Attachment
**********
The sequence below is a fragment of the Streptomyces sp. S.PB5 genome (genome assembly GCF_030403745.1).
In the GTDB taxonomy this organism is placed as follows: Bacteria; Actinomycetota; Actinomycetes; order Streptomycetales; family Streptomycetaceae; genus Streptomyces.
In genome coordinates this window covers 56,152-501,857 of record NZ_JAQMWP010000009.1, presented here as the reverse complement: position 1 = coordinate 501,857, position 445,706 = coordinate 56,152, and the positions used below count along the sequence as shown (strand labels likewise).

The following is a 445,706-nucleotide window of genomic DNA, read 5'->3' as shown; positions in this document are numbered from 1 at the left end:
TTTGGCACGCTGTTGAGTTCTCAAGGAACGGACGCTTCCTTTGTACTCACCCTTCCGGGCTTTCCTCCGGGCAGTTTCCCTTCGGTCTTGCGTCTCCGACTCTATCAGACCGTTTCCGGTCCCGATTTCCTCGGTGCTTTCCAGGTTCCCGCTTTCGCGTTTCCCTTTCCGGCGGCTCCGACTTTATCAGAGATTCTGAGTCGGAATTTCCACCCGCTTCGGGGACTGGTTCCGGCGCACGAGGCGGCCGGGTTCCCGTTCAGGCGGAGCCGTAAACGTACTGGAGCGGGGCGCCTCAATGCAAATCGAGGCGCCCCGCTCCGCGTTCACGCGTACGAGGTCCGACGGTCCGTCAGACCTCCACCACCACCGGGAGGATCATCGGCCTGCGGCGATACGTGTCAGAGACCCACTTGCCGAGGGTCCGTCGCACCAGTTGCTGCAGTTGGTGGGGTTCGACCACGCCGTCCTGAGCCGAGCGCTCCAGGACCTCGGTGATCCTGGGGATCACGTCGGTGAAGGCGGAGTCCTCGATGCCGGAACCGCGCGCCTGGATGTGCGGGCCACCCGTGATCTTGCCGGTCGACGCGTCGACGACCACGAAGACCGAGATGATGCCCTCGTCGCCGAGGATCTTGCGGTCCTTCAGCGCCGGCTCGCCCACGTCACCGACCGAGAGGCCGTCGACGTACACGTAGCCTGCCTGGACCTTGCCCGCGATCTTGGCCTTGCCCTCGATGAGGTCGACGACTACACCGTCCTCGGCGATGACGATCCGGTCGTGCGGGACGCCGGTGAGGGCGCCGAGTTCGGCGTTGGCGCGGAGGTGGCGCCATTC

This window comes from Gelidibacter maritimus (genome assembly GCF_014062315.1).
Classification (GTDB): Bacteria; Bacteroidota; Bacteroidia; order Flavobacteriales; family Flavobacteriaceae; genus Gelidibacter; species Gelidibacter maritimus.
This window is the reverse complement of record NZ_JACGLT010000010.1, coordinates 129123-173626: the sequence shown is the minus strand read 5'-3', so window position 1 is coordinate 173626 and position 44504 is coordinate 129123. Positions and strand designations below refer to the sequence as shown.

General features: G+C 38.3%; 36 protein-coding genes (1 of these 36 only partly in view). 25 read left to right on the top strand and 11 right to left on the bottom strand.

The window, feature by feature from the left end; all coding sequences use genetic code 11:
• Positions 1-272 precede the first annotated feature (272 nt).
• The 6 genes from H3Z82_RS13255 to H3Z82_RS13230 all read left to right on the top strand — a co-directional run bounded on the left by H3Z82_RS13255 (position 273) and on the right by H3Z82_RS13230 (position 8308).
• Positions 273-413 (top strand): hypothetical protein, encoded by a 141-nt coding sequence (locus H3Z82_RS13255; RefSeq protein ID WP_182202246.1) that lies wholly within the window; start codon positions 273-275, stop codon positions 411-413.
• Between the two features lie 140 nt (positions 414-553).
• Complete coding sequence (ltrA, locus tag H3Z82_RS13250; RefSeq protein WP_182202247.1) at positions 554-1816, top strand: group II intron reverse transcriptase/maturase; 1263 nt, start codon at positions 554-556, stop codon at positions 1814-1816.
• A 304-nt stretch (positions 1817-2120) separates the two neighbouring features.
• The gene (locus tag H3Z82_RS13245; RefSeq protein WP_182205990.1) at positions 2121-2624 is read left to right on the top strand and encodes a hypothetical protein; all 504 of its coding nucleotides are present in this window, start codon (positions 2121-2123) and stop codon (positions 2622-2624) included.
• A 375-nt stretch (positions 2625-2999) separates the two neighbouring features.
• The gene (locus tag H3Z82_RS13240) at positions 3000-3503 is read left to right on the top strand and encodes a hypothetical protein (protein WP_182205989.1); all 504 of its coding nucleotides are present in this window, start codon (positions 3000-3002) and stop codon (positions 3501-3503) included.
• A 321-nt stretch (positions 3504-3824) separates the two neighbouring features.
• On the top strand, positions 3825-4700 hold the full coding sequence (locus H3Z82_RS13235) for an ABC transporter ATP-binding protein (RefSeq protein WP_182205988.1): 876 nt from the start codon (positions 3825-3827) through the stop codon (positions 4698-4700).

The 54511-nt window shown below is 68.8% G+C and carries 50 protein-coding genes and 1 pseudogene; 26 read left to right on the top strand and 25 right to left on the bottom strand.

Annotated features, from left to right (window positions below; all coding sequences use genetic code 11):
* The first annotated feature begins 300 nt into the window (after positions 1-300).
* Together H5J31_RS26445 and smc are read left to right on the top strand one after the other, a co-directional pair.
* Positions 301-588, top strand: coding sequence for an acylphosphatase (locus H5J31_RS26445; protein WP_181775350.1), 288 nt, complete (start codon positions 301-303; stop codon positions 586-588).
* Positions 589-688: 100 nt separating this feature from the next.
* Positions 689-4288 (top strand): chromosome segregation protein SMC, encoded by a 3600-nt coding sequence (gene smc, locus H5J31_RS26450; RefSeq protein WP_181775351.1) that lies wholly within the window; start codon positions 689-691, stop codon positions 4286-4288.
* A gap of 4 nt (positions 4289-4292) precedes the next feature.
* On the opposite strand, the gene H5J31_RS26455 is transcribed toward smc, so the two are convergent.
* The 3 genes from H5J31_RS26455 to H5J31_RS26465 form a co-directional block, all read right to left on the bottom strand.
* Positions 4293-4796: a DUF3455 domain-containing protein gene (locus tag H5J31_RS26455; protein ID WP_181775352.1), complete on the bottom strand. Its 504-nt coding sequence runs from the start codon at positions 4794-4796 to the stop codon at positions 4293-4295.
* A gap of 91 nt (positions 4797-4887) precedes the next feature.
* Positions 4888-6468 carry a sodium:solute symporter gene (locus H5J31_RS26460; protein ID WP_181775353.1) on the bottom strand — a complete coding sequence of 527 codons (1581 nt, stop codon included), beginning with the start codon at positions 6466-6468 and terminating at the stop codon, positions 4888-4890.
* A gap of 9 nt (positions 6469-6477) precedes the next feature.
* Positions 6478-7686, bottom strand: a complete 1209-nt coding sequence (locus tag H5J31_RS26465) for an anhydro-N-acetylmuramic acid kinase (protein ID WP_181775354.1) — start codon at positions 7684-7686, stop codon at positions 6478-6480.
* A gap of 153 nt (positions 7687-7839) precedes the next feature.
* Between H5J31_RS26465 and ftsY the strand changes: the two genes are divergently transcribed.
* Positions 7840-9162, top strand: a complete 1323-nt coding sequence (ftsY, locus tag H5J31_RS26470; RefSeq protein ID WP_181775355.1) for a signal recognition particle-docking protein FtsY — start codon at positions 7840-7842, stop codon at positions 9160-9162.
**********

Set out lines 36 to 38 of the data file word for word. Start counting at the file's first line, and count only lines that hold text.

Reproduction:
* Positions 6478-7686, bottom strand: a complete 1209-nt coding sequence (locus tag H5J31_RS26465) for an anhydro-N-acetylmuramic acid kinase (protein ID WP_181775354.1) — start codon at positions 7684-7686, stop codon at positions 6478-6480.
* A gap of 153 nt (positions 7687-7839) precedes the next feature.
* Between H5J31_RS26465 and ftsY the strand changes: the two genes are divergently transcribed.